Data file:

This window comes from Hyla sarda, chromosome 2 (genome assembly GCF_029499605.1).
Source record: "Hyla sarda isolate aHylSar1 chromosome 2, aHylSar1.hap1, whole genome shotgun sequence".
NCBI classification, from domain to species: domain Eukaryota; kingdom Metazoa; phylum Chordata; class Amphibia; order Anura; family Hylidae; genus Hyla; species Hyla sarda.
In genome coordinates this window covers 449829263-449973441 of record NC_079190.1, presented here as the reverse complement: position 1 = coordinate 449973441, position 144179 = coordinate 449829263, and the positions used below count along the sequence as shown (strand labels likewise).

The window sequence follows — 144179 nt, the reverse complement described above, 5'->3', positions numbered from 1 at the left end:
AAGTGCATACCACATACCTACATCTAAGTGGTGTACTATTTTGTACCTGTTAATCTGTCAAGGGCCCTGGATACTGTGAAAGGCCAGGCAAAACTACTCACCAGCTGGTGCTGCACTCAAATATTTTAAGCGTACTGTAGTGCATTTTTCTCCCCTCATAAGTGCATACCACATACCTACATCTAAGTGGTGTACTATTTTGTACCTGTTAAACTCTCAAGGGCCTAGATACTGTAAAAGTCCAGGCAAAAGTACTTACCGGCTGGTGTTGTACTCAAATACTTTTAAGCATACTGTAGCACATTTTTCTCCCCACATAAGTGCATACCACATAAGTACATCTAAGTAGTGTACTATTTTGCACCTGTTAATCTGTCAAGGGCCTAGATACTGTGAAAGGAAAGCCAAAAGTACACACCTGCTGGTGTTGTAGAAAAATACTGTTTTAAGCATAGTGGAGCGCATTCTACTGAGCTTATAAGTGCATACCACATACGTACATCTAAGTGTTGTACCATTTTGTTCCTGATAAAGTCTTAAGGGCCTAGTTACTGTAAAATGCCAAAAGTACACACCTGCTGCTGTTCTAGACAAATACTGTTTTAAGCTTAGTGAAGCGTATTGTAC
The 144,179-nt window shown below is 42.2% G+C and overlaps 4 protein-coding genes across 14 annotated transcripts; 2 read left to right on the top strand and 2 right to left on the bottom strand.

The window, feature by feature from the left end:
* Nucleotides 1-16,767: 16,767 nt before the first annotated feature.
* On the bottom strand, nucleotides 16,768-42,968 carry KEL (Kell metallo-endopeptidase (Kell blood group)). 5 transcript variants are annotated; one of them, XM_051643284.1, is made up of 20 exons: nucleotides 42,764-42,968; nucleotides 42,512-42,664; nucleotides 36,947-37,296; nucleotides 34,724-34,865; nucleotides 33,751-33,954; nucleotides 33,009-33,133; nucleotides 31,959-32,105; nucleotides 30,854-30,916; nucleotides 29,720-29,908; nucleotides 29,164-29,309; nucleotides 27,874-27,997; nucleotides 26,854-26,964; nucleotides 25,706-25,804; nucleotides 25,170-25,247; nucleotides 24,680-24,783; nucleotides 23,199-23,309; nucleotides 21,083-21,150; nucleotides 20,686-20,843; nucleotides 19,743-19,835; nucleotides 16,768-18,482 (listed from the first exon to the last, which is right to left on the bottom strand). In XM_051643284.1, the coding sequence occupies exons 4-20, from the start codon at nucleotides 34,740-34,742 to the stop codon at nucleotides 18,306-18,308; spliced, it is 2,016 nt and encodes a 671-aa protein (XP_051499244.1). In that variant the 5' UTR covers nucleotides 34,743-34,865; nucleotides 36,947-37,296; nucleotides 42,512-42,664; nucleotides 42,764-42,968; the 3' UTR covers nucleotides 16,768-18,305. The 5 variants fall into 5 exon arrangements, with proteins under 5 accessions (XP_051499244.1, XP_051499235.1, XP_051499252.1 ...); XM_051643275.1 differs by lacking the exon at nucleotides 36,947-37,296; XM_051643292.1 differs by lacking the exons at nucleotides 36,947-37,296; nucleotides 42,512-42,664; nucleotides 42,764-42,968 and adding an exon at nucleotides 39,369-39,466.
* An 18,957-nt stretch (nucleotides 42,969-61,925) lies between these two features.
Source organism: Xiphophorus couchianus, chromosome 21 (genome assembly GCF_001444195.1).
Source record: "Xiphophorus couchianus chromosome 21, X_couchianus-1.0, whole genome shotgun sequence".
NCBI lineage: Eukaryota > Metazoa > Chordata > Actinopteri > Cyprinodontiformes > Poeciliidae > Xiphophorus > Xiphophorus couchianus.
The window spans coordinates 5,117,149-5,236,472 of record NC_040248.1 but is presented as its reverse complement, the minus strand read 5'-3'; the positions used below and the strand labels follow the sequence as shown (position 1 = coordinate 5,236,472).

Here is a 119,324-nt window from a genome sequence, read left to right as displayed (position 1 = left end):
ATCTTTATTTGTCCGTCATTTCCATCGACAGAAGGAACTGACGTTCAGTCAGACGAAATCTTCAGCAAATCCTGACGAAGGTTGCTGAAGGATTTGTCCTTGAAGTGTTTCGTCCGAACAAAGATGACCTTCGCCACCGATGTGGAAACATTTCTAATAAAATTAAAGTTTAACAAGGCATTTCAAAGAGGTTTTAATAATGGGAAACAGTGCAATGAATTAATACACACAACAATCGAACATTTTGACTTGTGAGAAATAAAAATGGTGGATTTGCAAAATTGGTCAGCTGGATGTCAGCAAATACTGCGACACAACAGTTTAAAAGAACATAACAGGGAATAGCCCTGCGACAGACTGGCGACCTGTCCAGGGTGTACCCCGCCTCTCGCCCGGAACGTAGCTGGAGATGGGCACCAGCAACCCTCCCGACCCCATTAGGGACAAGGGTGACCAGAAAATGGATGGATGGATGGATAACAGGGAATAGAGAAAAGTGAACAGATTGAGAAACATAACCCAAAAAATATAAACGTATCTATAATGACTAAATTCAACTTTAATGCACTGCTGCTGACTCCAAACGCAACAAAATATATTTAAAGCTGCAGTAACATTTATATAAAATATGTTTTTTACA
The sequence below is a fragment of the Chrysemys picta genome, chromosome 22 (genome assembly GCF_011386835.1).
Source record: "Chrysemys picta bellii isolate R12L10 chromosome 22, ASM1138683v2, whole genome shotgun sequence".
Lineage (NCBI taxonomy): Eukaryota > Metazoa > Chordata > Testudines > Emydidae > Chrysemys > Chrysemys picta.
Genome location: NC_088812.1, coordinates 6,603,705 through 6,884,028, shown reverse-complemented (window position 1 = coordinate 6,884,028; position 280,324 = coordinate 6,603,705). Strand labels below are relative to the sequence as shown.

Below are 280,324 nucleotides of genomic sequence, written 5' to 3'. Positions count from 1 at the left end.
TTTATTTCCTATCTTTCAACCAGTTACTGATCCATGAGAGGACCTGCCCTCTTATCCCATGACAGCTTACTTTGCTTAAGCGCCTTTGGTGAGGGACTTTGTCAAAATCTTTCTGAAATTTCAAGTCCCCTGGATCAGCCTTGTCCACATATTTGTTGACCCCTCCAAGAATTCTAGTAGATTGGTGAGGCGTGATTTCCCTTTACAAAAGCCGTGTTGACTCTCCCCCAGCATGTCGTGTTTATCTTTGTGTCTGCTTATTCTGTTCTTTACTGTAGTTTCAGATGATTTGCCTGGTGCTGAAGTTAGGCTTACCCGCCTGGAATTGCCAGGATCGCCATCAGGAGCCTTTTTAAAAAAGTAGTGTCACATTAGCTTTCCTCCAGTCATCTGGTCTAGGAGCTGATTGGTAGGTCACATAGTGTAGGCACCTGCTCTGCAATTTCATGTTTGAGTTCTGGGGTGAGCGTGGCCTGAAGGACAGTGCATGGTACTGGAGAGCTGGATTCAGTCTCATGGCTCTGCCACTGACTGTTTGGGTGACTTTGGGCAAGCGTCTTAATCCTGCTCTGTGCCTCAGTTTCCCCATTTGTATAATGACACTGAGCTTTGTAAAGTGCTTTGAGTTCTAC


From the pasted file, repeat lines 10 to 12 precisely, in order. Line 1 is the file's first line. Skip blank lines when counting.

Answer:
* On the bottom strand, nucleotides 16,768-42,968 carry KEL (Kell metallo-endopeptidase (Kell blood group)). 5 transcript variants are annotated; one of them, XM_051643284.1, is made up of 20 exons: nucleotides 42,764-42,968; nucleotides 42,512-42,664; nucleotides 36,947-37,296; nucleotides 34,724-34,865; nucleotides 33,751-33,954; nucleotides 33,009-33,133; nucleotides 31,959-32,105; nucleotides 30,854-30,916; nucleotides 29,720-29,908; nucleotides 29,164-29,309; nucleotides 27,874-27,997; nucleotides 26,854-26,964; nucleotides 25,706-25,804; nucleotides 25,170-25,247; nucleotides 24,680-24,783; nucleotides 23,199-23,309; nucleotides 21,083-21,150; nucleotides 20,686-20,843; nucleotides 19,743-19,835; nucleotides 16,768-18,482 (listed from the first exon to the last, which is right to left on the bottom strand). In XM_051643284.1, the coding sequence occupies exons 4-20, from the start codon at nucleotides 34,740-34,742 to the stop codon at nucleotides 18,306-18,308; spliced, it is 2,016 nt and encodes a 671-aa protein (XP_051499244.1). In that variant the 5' UTR covers nucleotides 34,743-34,865; nucleotides 36,947-37,296; nucleotides 42,512-42,664; nucleotides 42,764-42,968; the 3' UTR covers nucleotides 16,768-18,305. The 5 variants fall into 5 exon arrangements, with proteins under 5 accessions (XP_051499244.1, XP_051499235.1, XP_051499252.1 ...); XM_051643275.1 differs by lacking the exon at nucleotides 36,947-37,296; XM_051643292.1 differs by lacking the exons at nucleotides 36,947-37,296; nucleotides 42,512-42,664; nucleotides 42,764-42,968 and adding an exon at nucleotides 39,369-39,466.
* An 18,957-nt stretch (nucleotides 42,969-61,925) lies between these two features.
Source organism: Xiphophorus couchianus, chromosome 21 (genome assembly GCF_001444195.1).